Just the other day, I saw a tweet on my timeline which documents the frustration of a sister who gets pushed to the back and disrespected every time her younger sibling gets into a relationship.
The sister apparently becomes unbothered by anything or anyone else every time she’s in a relationship. Eyes unwaveringly set on the prize is her mantra, apparently.
Seeing that tweet set me on a path to considering how people’s minds really work in romantic relationships, and how these relationships should be juxtaposed with other relationships in order that one lives a rich, multi-faceted life with healthy interpersonal relationships.
Being that human beings are complex and can function in more than one dimension, we surely have the capacity to be in more than one kind of relationship and to balance the different angles of our lives adequately. But capacity does not translate to reality many times, apparently
Of course, at the moment when you get married, your relationship with your spouse climbs up the ladder. It is only second to the relationship you have with yourself. In other words, no matter how much you love your partner, you always have to look out for yourself. Your partner loves you but they couldn’t possibly be tasked with something like that. It’d be a stretch too far.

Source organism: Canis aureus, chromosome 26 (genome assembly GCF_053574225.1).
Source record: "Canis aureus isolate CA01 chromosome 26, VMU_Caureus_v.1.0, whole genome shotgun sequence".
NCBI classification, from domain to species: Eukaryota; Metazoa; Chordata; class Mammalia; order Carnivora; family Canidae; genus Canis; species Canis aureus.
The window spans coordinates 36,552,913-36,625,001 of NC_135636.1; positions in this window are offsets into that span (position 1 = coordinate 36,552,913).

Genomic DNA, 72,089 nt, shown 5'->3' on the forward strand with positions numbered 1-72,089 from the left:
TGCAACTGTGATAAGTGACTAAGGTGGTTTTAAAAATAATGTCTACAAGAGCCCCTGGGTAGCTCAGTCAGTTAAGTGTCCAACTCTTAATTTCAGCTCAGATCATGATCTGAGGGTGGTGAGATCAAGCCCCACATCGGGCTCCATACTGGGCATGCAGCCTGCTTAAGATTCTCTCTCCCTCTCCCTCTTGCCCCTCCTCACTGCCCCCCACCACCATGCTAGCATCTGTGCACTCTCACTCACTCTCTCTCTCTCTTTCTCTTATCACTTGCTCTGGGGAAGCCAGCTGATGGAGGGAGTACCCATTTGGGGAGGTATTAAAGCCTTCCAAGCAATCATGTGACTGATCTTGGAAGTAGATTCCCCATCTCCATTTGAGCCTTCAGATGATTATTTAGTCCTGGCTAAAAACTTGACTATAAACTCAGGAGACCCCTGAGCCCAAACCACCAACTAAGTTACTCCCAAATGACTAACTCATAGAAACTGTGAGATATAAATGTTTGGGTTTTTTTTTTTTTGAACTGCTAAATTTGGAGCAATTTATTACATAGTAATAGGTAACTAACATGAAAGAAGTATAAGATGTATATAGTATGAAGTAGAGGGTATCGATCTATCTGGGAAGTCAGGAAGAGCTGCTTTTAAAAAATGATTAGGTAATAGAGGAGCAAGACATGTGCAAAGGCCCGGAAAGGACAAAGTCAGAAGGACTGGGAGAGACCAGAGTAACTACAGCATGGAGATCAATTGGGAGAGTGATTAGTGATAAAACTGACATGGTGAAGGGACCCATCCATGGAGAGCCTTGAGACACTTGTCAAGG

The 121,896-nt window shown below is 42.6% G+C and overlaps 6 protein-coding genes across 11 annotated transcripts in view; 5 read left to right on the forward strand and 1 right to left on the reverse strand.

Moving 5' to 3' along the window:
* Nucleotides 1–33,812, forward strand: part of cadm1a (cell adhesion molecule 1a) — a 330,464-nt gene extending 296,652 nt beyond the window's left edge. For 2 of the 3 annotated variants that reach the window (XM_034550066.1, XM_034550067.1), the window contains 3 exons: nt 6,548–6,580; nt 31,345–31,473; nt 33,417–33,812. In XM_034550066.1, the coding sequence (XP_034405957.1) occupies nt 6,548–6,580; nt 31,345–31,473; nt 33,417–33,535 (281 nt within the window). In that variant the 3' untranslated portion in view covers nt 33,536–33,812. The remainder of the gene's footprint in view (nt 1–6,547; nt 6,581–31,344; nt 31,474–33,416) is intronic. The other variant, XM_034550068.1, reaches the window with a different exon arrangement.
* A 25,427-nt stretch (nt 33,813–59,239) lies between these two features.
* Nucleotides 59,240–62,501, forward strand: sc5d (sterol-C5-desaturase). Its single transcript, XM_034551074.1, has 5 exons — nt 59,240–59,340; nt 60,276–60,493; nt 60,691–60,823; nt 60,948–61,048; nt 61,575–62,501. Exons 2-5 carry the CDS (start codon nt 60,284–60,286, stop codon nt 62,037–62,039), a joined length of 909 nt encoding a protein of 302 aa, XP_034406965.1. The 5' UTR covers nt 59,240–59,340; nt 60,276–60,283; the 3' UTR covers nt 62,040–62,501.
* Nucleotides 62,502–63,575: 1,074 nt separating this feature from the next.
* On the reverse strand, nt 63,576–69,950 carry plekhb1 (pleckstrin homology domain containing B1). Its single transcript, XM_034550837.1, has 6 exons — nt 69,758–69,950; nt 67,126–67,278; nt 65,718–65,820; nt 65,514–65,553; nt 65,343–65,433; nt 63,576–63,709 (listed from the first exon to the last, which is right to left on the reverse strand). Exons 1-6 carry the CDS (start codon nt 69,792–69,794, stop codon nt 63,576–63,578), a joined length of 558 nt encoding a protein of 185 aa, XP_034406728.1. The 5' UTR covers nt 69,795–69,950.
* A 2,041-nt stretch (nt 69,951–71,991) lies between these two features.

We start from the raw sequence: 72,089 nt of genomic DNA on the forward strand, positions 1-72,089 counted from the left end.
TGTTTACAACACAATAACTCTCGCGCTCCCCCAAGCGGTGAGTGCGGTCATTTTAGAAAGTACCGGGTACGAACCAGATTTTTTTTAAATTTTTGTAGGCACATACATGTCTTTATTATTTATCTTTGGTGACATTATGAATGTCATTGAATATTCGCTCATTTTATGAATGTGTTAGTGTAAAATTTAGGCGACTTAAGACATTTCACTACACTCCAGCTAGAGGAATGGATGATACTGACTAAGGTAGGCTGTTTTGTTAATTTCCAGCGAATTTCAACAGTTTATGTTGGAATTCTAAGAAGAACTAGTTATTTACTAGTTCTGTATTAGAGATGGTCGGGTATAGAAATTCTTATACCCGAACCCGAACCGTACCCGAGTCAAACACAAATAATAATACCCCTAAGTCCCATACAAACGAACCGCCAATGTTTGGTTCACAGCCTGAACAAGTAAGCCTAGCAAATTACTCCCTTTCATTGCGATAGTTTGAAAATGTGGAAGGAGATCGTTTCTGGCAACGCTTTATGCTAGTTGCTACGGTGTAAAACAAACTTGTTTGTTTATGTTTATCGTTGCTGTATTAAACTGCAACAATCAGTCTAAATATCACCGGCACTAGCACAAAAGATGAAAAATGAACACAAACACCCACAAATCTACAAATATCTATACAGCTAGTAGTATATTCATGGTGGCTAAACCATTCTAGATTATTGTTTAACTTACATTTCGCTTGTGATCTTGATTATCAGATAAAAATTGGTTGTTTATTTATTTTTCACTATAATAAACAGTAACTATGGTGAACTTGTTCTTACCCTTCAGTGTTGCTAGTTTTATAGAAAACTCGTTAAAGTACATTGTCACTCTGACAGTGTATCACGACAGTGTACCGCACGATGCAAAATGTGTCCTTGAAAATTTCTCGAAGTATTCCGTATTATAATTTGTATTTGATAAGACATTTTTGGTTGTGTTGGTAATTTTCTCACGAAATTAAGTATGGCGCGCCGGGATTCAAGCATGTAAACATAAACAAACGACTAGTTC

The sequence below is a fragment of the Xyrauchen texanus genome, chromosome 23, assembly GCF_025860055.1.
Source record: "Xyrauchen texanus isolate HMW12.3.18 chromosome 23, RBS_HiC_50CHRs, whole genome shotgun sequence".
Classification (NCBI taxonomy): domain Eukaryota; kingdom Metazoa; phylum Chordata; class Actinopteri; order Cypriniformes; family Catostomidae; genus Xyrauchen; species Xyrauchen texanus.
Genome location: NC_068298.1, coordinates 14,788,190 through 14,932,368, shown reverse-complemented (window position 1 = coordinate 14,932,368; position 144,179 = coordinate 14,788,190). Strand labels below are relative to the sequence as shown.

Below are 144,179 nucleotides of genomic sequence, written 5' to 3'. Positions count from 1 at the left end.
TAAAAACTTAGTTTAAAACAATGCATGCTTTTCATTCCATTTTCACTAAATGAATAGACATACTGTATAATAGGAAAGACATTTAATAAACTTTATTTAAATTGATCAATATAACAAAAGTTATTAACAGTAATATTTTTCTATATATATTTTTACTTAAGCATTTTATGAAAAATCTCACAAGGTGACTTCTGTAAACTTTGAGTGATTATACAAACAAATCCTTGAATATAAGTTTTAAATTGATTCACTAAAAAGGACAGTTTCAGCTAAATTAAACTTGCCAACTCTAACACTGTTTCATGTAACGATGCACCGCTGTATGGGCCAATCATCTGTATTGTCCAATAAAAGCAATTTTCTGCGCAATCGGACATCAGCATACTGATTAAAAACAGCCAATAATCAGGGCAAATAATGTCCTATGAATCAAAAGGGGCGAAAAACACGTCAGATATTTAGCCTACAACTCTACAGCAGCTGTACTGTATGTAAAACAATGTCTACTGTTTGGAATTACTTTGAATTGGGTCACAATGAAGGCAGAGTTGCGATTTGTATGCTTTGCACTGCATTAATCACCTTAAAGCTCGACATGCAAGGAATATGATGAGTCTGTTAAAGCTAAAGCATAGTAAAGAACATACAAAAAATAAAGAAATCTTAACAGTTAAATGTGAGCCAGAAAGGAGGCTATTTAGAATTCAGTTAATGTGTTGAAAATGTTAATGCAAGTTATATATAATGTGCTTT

Love your partner with all you’ve got, but love yourself more. Don’t let yourself wither in the nurturing of someone else.
Following your relationship with yourself and your partner are other relationships – kids, professional relationships, friendships, your maiden family, your spouse’s family, etc. All things come after you and your partner. The relationship in that marriage should be on your mind at all times, and before all major decisions.
When it comes to other things that should matter aside your immediate family, communicate with your partner on how best to approach them. How to relate with inlaws and each other’s families, for example, should be something you want to discuss so as to help each other through the early awkwardness that often besets people just meeting their spouses’ folks.